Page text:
My wife has several federal student loans from grad school dating back to around 2005
She also took out two private student loans through Chase in 2005 and 2006
It has been sold several times and now is with AES. The interest is killing us. She sings opera, I’m a personal trainer. we simply don’t make enough. She pays $500.00 a month and it only goes to the interest.
We’ve been looking online, and talked to a family lawyer but we’ve all been told too bad it sucks to be you. What can we do?
I’m on loan deferment, we have her federal loans deferred, but now we don’t know what to do about these private loans.
They say we can’t defer, and paying anything less than the $500 a month just results in defaults and or being told we’ve payed late, etc. Is there a way to get those loans into a federal repayment plan?
We’re at our wits end, and we hardly survive as it is.
Bethany and Amanda”
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Dear Bethany and Amanda,
Thank you for writing to me about your student loan situation. Thankfully you did. I was greatly concerned when mentioned you had federal loans in deferment. There is almost no good reason to do that based on your projected future income.
Instead, you should spend time looking at the Income Based Repayment Program, which will reduce your federal loans to what you can afford based on income. Under this program, even a $0 monthly payment is considered a full payment based on income requirements.
It’s not a perfect plan, but it is better than just letting the loans sit there running up interest and balances. Any balance left after 25 years will be forgiven. For more on this, read “The Ultimate Guide to Dealing With Student Loans You Can’t Afford.”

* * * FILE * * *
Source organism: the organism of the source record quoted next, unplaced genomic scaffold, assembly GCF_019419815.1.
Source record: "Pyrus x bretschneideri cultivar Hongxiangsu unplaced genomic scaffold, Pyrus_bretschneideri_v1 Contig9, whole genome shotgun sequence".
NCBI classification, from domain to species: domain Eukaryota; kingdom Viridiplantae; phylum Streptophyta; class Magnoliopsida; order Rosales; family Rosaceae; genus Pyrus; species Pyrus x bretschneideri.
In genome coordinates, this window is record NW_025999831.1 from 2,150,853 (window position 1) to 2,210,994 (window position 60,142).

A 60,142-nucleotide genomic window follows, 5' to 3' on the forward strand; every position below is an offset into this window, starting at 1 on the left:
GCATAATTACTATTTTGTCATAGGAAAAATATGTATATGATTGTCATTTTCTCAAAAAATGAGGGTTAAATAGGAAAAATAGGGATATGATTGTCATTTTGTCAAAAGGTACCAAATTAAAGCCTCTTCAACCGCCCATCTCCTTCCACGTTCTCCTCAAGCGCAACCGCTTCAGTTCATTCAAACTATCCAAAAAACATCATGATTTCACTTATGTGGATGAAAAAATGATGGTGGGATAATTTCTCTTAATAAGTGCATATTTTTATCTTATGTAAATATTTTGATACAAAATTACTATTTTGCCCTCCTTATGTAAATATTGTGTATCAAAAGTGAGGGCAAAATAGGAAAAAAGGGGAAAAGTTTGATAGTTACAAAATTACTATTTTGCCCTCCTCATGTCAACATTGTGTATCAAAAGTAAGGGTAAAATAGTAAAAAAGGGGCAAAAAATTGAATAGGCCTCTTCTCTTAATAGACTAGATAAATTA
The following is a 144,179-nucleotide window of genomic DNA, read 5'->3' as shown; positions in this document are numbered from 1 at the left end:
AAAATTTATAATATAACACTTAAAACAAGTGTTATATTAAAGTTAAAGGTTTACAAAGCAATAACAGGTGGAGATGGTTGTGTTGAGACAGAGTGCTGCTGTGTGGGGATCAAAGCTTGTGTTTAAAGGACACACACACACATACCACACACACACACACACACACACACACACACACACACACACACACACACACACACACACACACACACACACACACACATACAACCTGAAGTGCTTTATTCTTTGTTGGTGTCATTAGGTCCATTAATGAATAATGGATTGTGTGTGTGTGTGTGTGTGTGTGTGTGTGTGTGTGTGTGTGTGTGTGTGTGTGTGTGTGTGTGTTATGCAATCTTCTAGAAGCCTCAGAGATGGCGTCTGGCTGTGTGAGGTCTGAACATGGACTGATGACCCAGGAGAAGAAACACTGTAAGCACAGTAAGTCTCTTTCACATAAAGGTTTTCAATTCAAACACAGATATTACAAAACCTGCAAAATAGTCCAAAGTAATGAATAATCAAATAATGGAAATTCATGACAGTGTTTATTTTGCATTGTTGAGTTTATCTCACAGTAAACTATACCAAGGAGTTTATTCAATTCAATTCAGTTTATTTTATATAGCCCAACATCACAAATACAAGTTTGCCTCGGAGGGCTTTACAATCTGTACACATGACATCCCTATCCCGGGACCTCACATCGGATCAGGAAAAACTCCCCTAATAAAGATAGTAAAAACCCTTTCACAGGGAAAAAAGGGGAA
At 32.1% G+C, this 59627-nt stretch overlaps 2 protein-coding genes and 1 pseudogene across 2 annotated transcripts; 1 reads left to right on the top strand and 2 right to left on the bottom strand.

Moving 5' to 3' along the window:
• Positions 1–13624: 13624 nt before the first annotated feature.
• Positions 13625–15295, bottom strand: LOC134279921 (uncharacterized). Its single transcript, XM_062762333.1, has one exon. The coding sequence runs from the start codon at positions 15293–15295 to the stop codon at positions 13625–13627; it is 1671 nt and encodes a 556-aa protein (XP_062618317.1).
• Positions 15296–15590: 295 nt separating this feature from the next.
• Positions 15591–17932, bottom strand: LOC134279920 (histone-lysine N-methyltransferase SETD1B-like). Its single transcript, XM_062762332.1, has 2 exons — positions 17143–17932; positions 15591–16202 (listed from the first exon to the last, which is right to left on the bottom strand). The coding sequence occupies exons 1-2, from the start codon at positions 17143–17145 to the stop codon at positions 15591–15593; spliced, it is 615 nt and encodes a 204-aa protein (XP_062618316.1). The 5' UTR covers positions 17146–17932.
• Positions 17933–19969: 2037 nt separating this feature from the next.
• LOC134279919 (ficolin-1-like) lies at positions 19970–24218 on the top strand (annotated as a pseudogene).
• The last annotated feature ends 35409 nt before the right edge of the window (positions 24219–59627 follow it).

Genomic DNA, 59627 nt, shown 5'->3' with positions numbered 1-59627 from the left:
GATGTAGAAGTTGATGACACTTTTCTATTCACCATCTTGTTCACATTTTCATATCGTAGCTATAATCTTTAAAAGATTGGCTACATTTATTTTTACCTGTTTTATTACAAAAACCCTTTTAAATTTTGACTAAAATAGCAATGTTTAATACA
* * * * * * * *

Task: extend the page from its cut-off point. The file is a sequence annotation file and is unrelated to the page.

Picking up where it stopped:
Depending on what kind of company you are a personal trainer for, ten years of on-time payments can lead to your loans being completely forgiven through the Public Service Loan Forgiveness program. It’s not unreasonable to hope you work for some sort of non-profit or even government employer.
There is no way to convert a private student loan to a federal loan program. One way to convert it to something else would be by using an unsecured debt consolidation loan. But then again, this approach would depend on the amount you owe and the interest rate on the loan would most likely be substantially higher. Unfortunately your options on dealing with those loans are a bit limited and none to fun.
If a private student loan lender will not help you with a sustainable payment you can afford then it can be argued it might makes sense to stop paying them. I know, it seems harsh, but keep reading. See “Top 10 Reasons You Should Stop Paying Your Unaffordable Private Student Loan.”
As backwards as it sounds, and even considering the risk of being sued by the lender, people actually demonstrated they are getting access to better solutions for their student loans by defaulting. Defaulting is a serious action. It will hurt your credit score, and as I mentioned, it can lead to being sued, but that’s not always a bad thing.
If you default on your student loan debt and the lender does not sue you and the debt expires under the statute of limitation in your state, you could discharge the private student loan debt in bankruptcy. Obviously you’ll need to discuss this approach with a lawyer licensed in your state.
If you are sued and you stand up for yourself, they might not be able to prove the validity of the debt, or they may negotiate a reasonable and affordable repayment plan.
If you do decide that defaulting is the approach you want to take, try and save the money you would have used to make the student loan payment in a savings account in case you need the money to take advantage of the final option, settlement.
Private student loan lenders are settling delinquent student loan debt for about 50 percent of the balance due and giving people any option of paying in a few payments or up to two years.
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